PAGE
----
4 Dec, 10:19
Grand Slam winners Fiona Coghlan and Nora Stapelton have returned the Women's RBS 6 Nations trophy to Chief Executive John Feehan at the Six Nations offices in Dublin.
Though he played on the wing in last week's 17-15 win over Wales, the Moyross youngster, who is in his first year with the Munster Academy, favours playing at centre and he has great regard for Felix Jones who was Ireland's two-try hero in Swansea.
Mixing his roles between rugby and being an apprentice electrician comes easy to the talented Thomond clubman who, in a typical week, does weights and speed work at the University of Limerick on Monday, then trains with the Munster senior squad on Tuesday and Thursday and works on his apprenticeship on Wednesday.
Playing against Wales was a fantastic experience, he admitted, and ranked as high as playing in the Under-19 World Cup against England last year.
Earls' main goal is to gain a place in the Munster senior team and, hopefully, to go on and play for Ireland at senior level.
Of his present team-mates, he rates winger Shane Monahan and lock Andrew Browne as being particularly impressive players, along with Jones and team captain David Pollock. UCD's Ian Keatley, who sent over the match-winning drop goal against Wales, is the funny man of the squad.
Looking to tomorrow's game, he said: "We've watched videos of France in action. They are physical and can also run with the ball when given the chance - it will be a tough game for us but we're confident of winning, especially at home. And Eric Elwood has been a great coach to us, I've learned a lot from him."
The 19-year-old has played at Dubarry Park before, and thinks it is "a lovely ground to play at." Wales' Gareth Thomas is his favourite player to watch and the best player he has played with, he remarked, is, his own father Ger who scored that crucial try for Young Munster when they beat St. Mary's College in the All-Ireland League Division One final in 1993.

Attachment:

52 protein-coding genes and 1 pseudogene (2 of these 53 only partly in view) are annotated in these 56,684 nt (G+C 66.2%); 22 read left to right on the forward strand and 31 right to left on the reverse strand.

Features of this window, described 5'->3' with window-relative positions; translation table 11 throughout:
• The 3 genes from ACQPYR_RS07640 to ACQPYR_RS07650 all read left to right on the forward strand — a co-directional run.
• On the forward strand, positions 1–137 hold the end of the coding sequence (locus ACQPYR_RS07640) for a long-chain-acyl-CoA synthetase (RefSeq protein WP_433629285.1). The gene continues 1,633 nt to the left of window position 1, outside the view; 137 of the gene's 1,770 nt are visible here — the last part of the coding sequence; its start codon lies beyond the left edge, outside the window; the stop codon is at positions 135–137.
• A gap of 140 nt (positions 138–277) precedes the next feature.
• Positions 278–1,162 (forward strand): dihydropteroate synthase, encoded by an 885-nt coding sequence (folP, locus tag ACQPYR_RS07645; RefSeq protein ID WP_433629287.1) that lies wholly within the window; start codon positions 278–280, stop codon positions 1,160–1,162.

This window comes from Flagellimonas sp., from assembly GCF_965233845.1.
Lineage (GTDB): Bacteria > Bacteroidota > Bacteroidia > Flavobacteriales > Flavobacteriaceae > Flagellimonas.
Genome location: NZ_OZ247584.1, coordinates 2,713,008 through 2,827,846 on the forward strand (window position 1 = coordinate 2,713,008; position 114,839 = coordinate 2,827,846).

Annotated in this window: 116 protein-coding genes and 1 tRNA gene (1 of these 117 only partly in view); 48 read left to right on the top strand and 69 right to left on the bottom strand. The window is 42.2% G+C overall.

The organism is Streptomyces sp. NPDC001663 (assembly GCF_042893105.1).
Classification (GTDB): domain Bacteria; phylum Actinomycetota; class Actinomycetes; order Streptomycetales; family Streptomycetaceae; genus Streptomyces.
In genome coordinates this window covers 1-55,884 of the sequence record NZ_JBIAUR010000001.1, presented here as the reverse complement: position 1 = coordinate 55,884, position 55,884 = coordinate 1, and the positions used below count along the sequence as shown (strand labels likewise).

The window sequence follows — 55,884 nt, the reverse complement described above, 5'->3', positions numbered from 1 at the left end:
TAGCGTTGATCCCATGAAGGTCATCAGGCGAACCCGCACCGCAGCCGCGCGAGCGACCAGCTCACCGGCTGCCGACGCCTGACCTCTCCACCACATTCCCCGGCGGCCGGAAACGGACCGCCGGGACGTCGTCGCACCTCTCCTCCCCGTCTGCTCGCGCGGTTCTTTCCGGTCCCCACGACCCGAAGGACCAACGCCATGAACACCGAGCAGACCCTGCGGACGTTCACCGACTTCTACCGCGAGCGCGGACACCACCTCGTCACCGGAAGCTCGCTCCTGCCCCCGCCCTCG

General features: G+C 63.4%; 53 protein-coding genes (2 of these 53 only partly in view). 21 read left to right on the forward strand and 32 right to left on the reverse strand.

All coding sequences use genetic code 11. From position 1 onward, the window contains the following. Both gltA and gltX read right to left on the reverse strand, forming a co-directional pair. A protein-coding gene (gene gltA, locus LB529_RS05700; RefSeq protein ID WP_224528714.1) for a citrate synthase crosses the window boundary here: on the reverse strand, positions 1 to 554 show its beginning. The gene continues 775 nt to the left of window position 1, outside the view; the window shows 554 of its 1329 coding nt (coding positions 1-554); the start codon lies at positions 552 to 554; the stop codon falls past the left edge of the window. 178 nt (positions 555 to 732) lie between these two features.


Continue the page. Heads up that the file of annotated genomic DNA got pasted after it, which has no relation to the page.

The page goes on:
"I was too young to attend that final at Lansdowne Road, but I have seen it many times since," added Keith, who cites Luke Fitzgerald as the best player he has played against so far in his career.
Earls does not model his game on any particular player - "I have my own kind of game" - and is eagerly anticipating an Irish win in this year's senior Six Nations. "They have a great chance of winning it. The side is playing well and they possess a strong pack and excellent backs and this could be their year."
Commenting on the AIB League, Earls admitted that predicting the Division One winner is difficult, but being a Limerick native, "it would be nice if UL Bohemians could manage it."
Interestingly, the former St. Munchin's student admitted to having certain superstitions. "I always bring Rosary beads onto the pitch with me and I always switch to channel 3 on the telly before I turn it off."
His proudest moment came when scoring a try against England at the U-19 World Cup, with his best ever coaching advice coming from one of his Thomond coaches, Martin Ryan - "keep your head down and play your own game."
Earls, who has played at Thomond Park, his favourite ground, on many occasions, is certainly a player to watch over the coming years. His determination to succeed is infectious. He has been plotting his career since he was 12 or 13 - "I just decided then that I'd like to become a serious player" - and there is little doubt that those Munster and Ireland caps will follow.